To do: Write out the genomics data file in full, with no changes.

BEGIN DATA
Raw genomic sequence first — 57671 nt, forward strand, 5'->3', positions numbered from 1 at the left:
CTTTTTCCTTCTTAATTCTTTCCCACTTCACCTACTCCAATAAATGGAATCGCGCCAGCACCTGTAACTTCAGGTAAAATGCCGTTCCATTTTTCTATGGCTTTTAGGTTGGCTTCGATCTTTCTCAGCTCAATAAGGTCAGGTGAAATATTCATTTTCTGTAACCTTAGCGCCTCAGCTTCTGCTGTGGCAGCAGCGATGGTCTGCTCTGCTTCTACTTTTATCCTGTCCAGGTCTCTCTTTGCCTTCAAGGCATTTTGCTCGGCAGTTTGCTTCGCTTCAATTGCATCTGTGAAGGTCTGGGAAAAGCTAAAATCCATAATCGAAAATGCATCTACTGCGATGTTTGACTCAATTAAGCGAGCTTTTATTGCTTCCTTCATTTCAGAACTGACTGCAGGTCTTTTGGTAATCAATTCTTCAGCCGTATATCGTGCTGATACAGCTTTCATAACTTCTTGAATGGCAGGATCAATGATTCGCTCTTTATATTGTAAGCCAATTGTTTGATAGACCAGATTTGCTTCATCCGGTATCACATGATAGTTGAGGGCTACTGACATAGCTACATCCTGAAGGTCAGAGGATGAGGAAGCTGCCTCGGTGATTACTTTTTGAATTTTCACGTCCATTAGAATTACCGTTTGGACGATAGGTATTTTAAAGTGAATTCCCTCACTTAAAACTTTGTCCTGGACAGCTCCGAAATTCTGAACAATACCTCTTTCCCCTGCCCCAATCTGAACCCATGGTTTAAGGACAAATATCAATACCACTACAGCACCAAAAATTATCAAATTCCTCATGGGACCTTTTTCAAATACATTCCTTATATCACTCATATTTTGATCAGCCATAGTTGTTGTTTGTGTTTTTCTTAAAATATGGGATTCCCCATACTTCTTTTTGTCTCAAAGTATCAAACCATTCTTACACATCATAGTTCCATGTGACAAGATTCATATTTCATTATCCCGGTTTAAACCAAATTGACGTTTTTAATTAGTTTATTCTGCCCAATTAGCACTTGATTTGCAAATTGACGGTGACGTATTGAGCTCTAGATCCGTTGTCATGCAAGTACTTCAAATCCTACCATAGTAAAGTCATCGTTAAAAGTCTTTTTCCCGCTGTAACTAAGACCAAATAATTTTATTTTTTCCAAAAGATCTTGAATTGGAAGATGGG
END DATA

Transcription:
Raw genomic sequence first — 57671 nt, forward strand, 5'->3', positions numbered from 1 at the left:
CTTTTTCCTTCTTAATTCTTTCCCACTTCACCTACTCCAATAAATGGAATCGCGCCAGCACCTGTAACTTCAGGTAAAATGCCGTTCCATTTTTCTATGGCTTTTAGGTTGGCTTCGATCTTTCTCAGCTCAATAAGGTCAGGTGAAATATTCATTTTCTGTAACCTTAGCGCCTCAGCTTCTGCTGTGGCAGCAGCGATGGTCTGCTCTGCTTCTACTTTTATCCTGTCCAGGTCTCTCTTTGCCTTCAAGGCATTTTGCTCGGCAGTTTGCTTCGCTTCAATTGCATCTGTGAAGGTCTGGGAAAAGCTAAAATCCATAATCGAAAATGCATCTACTGCGATGTTTGACTCAATTAAGCGAGCTTTTATTGCTTCCTTCATTTCAGAACTGACTGCAGGTCTTTTGGTAATCAATTCTTCAGCCGTATATCGTGCTGATACAGCTTTCATAACTTCTTGAATGGCAGGATCAATGATTCGCTCTTTATATTGTAAGCCAATTGTTTGATAGACCAGATTTGCTTCATCCGGTATCACATGATAGTTGAGGGCTACTGACATAGCTACATCCTGAAGGTCAGAGGATGAGGAAGCTGCCTCGGTGATTACTTTTTGAATTTTCACGTCCATTAGAATTACCGTTTGGACGATAGGTATTTTAAAGTGAATTCCCTCACTTAAAACTTTGTCCTGGACAGCTCCGAAATTCTGAACAATACCTCTTTCCCCTGCCCCAATCTGAACCCATGGTTTAAGGACAAATATCAATACCACTACAGCACCAAAAATTATCAAATTCCTCATGGGACCTTTTTCAAATACATTCCTTATATCACTCATATTTTGATCAGCCATAGTTGTTGTTTGTGTTTTTCTTAAAATATGGGATTCCCCATACTTCTTTTTGTCTCAAAGTATCAAACCATTCTTACACATCATAGTTCCATGTGACAAGATTCATATTTCATTATCCCGGTTTAAACCAAATTGACGTTTTTAATTAGTTTATTCTGCCCAATTAGCACTTGATTTGCAAATTGACGGTGACGTATTGAGCTCTAGATCCGTTGTCATGCAAGTACTTCAAATCCTACCATAGTAAAGTCATCGTTAAAAGTCTTTTTCCCGCTGTAACTAAGACCAAATAATTTTATTTTTTCCAAAAGATCTTGAATTGGAAGATGGG